17. Government Perception: Pre 2004 • Government considered closing the credit bureaux because they were viewed as the possible contributing factors to the deteriorating economy based on the following: • Incorrect or incomplete credit information • Lack of accountability between the credit bureaux and subscribers

  18. Government Perception: Pre 2004 • No regulating authority • Mismatch of credit information • Identity numbers • Name and surnames

  19. Creation of Credit Information Ombud • Consultation by the relevant credit industry stakeholders (credit bureaux, credit providers and independent members) • CIO launched 21 March 2004 • prior to the National credit Act 34 of 2005 • Registered with Financial Services Ombud Schemes Act

  20. Creation of Credit Information Ombud • Reporting structure • Credit Ombud Council • Consumer bodies, the credit providers, credit bureaus and independent members

  21. Change of Name • 2009 - Gap in the market identified • Extended jurisdiction • Non-bank credit disputes • Name changed to Credit Ombud

  22. Responsibilities of Credit Ombud • Resolve credit bureaux related disputes • Consumer education and awareness • Afford consumers opportunity to redress • Disputes are logged: • Via internet, telephonically, by fax or in person • To promote responsible credit information reporting (credit bureaux and subscribers)

  23. Credit Ombud Jurisdiction • Credit Information Department • Inaccurate or incorrect credit information; • Insufficient or incomplete credit information; • Out-dated credit information • No fault default • Prescribed debt • Double listing • Identity fraud • Service disputes

  24. Credit Ombud Jurisdiction • Non-bank Credit Department • (a) Where the member breached any relevant laws or regulations • (b) Breached an applicable code of practice or code of conduct provided for by relevant legislation, regulations or by-laws • (c) Not met standards of good practice • (d) Acted unfairly and/or unconscionable towards a complainant

  25. Key Figures • Complaints and enquiries received • Calls received by the Credit Ombud call centre • Disputes opened by the Credit Ombud • Disputes close d by the Credit Ombud • Average days to resolve a dispute • Percentage of disputes resolve d in favour of consumers • Amount recovered for complainants

  26. Key Figures • Media Equivalent Advertising Value • Workshops • Cost per dispute • Total expenses for the year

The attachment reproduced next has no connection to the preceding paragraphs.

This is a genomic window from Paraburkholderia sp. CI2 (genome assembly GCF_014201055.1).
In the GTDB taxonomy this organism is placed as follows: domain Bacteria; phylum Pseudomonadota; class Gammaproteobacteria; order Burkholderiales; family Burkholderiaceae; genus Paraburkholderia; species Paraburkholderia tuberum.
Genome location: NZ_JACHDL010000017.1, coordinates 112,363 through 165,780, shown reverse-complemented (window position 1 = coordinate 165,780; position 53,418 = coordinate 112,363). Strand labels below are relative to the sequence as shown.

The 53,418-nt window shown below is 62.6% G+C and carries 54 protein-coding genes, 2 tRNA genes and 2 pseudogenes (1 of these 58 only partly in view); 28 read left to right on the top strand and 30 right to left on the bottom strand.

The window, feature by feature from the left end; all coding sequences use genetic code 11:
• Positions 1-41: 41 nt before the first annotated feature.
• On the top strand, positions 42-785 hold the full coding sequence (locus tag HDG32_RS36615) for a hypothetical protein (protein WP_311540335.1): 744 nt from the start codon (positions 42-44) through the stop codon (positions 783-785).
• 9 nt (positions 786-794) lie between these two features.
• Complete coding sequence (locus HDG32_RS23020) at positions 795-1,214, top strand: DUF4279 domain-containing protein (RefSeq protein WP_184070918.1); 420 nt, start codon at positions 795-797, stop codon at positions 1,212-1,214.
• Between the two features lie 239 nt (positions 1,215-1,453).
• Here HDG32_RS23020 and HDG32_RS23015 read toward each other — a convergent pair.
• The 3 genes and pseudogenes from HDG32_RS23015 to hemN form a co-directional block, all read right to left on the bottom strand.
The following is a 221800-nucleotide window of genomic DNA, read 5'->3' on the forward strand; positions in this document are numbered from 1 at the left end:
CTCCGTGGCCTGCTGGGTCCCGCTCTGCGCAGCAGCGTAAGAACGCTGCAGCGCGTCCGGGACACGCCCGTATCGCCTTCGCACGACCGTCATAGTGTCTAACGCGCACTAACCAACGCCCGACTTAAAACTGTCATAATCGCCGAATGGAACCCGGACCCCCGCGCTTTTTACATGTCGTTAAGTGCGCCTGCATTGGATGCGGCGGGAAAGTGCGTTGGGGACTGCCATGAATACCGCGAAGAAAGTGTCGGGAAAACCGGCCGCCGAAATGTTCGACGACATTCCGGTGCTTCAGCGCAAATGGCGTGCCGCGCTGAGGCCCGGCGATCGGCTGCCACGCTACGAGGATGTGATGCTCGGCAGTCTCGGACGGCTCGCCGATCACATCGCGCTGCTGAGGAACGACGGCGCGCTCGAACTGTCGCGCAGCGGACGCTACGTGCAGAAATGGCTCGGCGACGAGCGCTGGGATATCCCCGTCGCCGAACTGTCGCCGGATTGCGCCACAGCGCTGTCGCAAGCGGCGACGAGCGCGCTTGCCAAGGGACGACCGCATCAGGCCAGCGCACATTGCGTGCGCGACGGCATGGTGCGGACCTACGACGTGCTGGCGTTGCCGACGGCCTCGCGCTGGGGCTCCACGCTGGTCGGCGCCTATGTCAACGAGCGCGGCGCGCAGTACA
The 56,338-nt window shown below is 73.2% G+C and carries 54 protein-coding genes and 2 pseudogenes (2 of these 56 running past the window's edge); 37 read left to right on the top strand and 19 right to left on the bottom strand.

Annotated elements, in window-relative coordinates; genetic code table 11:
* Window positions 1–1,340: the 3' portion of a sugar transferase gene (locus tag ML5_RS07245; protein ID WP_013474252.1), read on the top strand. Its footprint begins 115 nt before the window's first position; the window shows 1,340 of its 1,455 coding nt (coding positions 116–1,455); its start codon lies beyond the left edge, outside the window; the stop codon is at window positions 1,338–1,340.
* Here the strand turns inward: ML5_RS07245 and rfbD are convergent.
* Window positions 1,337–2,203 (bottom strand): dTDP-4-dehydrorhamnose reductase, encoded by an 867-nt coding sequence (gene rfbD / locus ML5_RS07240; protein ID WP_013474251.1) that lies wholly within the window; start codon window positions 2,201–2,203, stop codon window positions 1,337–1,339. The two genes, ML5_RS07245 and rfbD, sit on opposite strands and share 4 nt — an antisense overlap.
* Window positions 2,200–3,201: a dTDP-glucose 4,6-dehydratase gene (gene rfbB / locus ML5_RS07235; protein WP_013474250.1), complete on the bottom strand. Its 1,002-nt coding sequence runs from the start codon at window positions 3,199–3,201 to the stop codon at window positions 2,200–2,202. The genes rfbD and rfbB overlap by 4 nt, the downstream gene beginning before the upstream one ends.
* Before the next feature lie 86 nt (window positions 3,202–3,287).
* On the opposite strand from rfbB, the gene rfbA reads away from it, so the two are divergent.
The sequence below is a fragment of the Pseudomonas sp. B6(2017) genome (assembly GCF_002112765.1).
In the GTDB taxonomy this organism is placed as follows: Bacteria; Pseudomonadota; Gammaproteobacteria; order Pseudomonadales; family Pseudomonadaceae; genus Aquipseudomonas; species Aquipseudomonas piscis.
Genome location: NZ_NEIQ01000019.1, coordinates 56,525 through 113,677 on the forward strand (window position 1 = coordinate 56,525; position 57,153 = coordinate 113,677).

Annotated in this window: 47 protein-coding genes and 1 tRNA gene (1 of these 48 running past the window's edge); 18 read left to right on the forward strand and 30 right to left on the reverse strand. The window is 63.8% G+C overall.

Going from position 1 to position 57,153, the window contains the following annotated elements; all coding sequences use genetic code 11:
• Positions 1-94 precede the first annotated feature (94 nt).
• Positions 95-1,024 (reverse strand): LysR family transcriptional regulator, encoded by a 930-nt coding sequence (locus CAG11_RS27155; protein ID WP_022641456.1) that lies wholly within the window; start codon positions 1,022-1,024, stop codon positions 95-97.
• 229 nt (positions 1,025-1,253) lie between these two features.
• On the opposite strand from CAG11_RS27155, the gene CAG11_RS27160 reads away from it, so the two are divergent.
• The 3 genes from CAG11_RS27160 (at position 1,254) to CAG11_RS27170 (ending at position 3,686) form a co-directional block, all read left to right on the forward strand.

27. Method Used To Achieve Goals • Effective disputes resolution processes • Paperless complaint system • All in writing / record • Values • Fairness, independence, honesty • Manner of finalization • Facilitation, recommendation, mediation and ruling • Our decision is binding on members, but not on consumers

  28. Methods Used To Achieve Our Goals • Consumer education and awareness • Workshops • Electronic and print media • Credit bureaux • Credit / service providers • Referrals

  29. Dispute Process

  30. Funding Model • Funding • Office funded by credit industry • Non profit • Free to consumers

  31. Advantages of ADR • Advantages of ADR • Cost saving • Speed • Efficiency • flexibility • Informal

  32. Challenges • Credit Industry • Identity theft • Protection of personal information • Credit or service providers • Bad debts due to fraud • Unsecured lending

  33. Challenges • Credit Ombud • Lack of responses from service/credit providers • Delayed responses from service / credit providers • Third parties who are charging consumers for our free services • Awareness • Lack of branches

  34. Current Public Perception • Although credit information rating by the World bank was good, there is still a negative perception about credit bureaux • Negative credit information is still being viewed as hampering the growth of our economy • The above may be due to insufficient consumer awareness and education about the credit bureaux

  35. Conclusion and Recommendations • Apart from the challenges and Co experience ADR is effective in resolving credit bureau and credit related disputes • What is required for effective ADR process: • Communication

  36. Conclusion and Recommendations • Consultation with the relevant stakeholders • Get buy in • Clear dispute process • Effective case management procedures and timelines • Clear policies • Staff (legal and credit background, analytical skills) • Ongoing consumer awareness and education!

  37. Thank you!